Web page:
'Pig brain mist' disease examined
24 pork plant workers who developed a mysterious neurological disorder whilst working closely with aerosolised pig brains have recovered their health.
During a presentation at the American Academy of Neurology's annual conference it was explained that in 2006 three workers at the Quality Pork Processors plant in Minnesota reported strange and similar symptoms: fatigue, numb and tingling legs, pain, difficulty walking. Over the following months, the number of cases rose to 24, and past cases of a similar condition were uncovered at a meat processing plant in Indiana.
Pig brain processing
Doctors struggled to find the cause, but both plants were among a total of three in the country to process pig brains for consumption -- and each of the 24 workers at the Minnesota plant worked in the "head table" room.
At the head table, pig heads were cut open and the brains forced out with a burst of compressed air. In the process - which took place roughly 1,400 times an hour - some of the brains were blown into a fine mist. Not all workers were afflicted but the closer people stood to the table, the more likely they were to be.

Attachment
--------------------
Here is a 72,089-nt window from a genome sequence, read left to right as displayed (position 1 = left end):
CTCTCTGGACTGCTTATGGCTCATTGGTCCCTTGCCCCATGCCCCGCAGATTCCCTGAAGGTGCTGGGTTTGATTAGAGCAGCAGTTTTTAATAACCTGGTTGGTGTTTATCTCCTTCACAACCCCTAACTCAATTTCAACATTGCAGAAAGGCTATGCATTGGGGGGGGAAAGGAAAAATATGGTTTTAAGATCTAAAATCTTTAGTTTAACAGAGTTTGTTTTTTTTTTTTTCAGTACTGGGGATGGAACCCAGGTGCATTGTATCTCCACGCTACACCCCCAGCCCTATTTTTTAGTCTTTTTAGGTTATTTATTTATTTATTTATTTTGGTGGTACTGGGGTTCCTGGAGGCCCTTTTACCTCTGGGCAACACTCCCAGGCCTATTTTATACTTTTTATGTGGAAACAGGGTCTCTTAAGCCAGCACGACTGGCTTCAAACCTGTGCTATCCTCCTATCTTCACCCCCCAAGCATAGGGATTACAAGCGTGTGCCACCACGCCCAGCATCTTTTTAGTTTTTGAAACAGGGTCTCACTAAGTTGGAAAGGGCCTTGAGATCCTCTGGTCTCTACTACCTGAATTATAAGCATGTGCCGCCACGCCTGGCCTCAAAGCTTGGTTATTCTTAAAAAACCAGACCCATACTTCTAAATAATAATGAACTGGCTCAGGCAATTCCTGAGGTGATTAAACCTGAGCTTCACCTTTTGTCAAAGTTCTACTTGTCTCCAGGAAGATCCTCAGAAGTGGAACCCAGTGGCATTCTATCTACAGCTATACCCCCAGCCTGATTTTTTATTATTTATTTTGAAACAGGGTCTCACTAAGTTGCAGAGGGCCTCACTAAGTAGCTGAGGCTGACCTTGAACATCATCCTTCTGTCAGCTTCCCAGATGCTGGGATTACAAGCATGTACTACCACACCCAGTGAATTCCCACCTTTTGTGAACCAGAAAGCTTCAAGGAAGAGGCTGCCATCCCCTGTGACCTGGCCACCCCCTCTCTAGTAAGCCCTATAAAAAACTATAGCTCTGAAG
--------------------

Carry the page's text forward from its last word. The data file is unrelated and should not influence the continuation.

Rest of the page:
The workers' immune systems mistakenly targeted their own nerves. Most responded to treatment with immunotherapy and steroids, and six improved without any treatment at all.
The rash of cases emerging so suddenly is yet to be explained. The factory shut down the pig brain processing centre soon after the disease emerged, and no new cases have been reported.
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